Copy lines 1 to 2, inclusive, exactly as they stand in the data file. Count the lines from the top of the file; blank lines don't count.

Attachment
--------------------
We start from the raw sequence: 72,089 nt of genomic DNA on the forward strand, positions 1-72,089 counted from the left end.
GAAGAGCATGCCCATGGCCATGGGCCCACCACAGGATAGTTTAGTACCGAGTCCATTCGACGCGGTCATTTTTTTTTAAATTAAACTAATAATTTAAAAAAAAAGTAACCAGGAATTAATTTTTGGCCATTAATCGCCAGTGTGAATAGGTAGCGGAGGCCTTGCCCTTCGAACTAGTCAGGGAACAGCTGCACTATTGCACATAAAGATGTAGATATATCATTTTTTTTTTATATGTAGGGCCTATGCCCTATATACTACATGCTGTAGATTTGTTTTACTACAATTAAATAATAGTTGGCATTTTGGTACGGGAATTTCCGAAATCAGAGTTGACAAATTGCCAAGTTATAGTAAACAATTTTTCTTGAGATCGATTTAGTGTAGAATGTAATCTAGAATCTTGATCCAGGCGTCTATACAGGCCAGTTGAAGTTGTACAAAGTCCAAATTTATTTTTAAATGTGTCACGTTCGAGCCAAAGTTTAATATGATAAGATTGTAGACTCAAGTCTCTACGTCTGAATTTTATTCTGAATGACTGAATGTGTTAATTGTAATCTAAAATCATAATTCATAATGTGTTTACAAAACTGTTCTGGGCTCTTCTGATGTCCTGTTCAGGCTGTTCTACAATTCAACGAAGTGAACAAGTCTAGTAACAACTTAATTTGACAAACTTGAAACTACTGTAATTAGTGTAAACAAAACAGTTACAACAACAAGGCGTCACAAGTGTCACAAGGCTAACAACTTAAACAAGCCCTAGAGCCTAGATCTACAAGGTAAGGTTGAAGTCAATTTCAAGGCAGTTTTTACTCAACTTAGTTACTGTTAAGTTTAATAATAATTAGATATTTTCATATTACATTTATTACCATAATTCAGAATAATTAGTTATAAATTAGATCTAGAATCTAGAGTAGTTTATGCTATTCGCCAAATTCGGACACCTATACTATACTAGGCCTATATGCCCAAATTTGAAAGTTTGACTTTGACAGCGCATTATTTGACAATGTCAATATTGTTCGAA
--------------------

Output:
We start from the raw sequence: 72,089 nt of genomic DNA on the forward strand, positions 1-72,089 counted from the left end.
GAAGAGCATGCCCATGGCCATGGGCCCACCACAGGATAGTTTAGTACCGAGTCCATTCGACGCGGTCATTTTTTTTTAAATTAAACTAATAATTTAAAAAAAAAGTAACCAGGAATTAATTTTTGGCCATTAATCGCCAGTGTGAATAGGTAGCGGAGGCCTTGCCCTTCGAACTAGTCAGGGAACAGCTGCACTATTGCACATAAAGATGTAGATATATCATTTTTTTTTTATATGTAGGGCCTATGCCCTATATACTACATGCTGTAGATTTGTTTTACTACAATTAAATAATAGTTGGCATTTTGGTACGGGAATTTCCGAAATCAGAGTTGACAAATTGCCAAGTTATAGTAAACAATTTTTCTTGAGATCGATTTAGTGTAGAATGTAATCTAGAATCTTGATCCAGGCGTCTATACAGGCCAGTTGAAGTTGTACAAAGTCCAAATTTATTTTTAAATGTGTCACGTTCGAGCCAAAGTTTAATATGATAAGATTGTAGACTCAAGTCTCTACGTCTGAATTTTATTCTGAATGACTGAATGTGTTAATTGTAATCTAAAATCATAATTCATAATGTGTTTACAAAACTGTTCTGGGCTCTTCTGATGTCCTGTTCAGGCTGTTCTACAATTCAACGAAGTGAACAAGTCTAGTAACAACTTAATTTGACAAACTTGAAACTACTGTAATTAGTGTAAACAAAACAGTTACAACAACAAGGCGTCACAAGTGTCACAAGGCTAACAACTTAAACAAGCCCTAGAGCCTAGATCTACAAGGTAAGGTTGAAGTCAATTTCAAGGCAGTTTTTACTCAACTTAGTTACTGTTAAGTTTAATAATAATTAGATATTTTCATATTACATTTATTACCATAATTCAGAATAATTAGTTATAAATTAGATCTAGAATCTAGAGTAGTTTATGCTATTCGCCAAATTCGGACACCTATACTATACTAGGCCTATATGCCCAAATTTGAAAGTTTGACTTTGACAGCGCATTATTTGACAATGTCAATATTGTTCGAA